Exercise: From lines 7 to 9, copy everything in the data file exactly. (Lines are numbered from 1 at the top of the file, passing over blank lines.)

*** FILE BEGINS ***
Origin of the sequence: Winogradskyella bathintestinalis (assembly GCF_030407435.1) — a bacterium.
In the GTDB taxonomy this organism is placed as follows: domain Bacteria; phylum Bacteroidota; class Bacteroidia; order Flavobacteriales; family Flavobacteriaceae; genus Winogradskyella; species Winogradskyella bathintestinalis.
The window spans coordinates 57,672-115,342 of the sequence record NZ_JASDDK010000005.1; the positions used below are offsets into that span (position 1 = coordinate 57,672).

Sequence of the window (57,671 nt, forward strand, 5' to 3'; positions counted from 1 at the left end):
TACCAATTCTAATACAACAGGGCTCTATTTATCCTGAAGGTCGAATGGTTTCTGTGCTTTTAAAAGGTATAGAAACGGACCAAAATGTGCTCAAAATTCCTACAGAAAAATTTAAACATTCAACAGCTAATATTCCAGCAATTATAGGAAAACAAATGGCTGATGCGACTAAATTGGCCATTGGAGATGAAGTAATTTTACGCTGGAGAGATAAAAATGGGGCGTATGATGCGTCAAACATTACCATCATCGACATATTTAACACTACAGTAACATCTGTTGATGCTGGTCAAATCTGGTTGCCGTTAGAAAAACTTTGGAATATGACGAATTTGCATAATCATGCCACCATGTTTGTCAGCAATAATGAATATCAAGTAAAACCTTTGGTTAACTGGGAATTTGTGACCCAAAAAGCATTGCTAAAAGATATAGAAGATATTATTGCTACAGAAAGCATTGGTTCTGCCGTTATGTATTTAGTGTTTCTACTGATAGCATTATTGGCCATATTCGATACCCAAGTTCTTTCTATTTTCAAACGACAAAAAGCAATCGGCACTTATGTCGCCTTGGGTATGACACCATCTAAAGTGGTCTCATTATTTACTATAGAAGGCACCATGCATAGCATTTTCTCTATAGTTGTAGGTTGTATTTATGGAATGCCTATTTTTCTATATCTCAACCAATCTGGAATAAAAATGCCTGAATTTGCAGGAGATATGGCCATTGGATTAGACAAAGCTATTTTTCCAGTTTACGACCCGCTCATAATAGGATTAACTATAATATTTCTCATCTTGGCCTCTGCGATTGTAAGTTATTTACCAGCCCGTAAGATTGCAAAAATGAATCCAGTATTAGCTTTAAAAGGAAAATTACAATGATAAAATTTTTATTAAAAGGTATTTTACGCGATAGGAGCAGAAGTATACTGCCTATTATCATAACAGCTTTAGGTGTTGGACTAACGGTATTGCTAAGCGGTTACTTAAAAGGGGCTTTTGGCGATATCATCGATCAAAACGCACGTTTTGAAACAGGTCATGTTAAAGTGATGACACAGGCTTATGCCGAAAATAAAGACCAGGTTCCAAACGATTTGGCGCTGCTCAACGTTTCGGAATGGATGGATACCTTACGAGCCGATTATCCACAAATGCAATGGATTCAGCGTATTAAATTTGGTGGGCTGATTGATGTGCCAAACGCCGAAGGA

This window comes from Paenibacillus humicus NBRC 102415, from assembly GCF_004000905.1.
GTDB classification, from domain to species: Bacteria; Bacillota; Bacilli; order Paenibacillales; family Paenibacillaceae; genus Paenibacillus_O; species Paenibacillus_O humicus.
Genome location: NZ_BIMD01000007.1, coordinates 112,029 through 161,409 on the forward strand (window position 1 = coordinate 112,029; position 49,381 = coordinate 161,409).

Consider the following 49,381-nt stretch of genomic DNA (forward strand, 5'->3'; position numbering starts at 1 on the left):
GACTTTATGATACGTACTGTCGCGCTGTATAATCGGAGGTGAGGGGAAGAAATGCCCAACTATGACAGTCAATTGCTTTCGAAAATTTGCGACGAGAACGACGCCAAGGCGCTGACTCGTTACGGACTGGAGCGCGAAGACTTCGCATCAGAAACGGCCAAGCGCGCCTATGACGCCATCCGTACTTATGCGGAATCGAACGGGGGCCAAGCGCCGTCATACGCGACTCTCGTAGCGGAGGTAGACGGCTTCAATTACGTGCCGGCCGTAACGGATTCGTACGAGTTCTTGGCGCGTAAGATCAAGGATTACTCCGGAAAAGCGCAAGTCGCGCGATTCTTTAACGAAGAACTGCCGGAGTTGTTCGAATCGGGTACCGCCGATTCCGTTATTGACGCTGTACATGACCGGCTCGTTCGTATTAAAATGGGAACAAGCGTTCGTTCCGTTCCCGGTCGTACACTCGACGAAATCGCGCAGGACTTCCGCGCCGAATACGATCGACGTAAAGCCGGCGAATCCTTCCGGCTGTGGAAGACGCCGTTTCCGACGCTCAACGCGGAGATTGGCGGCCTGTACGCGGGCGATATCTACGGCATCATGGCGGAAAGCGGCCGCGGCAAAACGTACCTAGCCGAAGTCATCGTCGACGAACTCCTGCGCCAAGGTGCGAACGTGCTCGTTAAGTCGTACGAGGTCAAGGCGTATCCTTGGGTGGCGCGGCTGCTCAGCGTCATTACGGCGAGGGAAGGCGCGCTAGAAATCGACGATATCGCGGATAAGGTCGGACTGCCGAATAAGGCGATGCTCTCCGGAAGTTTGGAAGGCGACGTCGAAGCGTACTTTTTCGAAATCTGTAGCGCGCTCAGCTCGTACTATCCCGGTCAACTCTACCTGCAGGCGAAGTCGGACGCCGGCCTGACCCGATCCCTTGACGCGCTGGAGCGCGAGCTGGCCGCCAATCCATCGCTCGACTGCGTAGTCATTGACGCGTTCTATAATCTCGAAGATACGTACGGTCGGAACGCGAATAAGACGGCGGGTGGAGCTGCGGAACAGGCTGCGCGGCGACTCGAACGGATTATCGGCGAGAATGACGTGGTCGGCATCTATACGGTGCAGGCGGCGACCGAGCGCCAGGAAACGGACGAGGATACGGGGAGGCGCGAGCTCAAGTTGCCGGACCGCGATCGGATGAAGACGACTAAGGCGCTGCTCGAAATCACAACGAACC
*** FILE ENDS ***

GTDB classification, from domain to species: Bacteria; Bacillota; Bacilli; order Paenibacillales; family Paenibacillaceae; genus Paenibacillus_O; species Paenibacillus_O humicus.
Genome location: NZ_BIMD01000007.1, coordinates 112,029 through 161,409 on the forward strand (window position 1 = coordinate 112,029; position 49,381 = coordinate 161,409).

Consider the following 49,381-nt stretch of genomic DNA (forward strand, 5'->3'; position numbering starts at 1 on the left):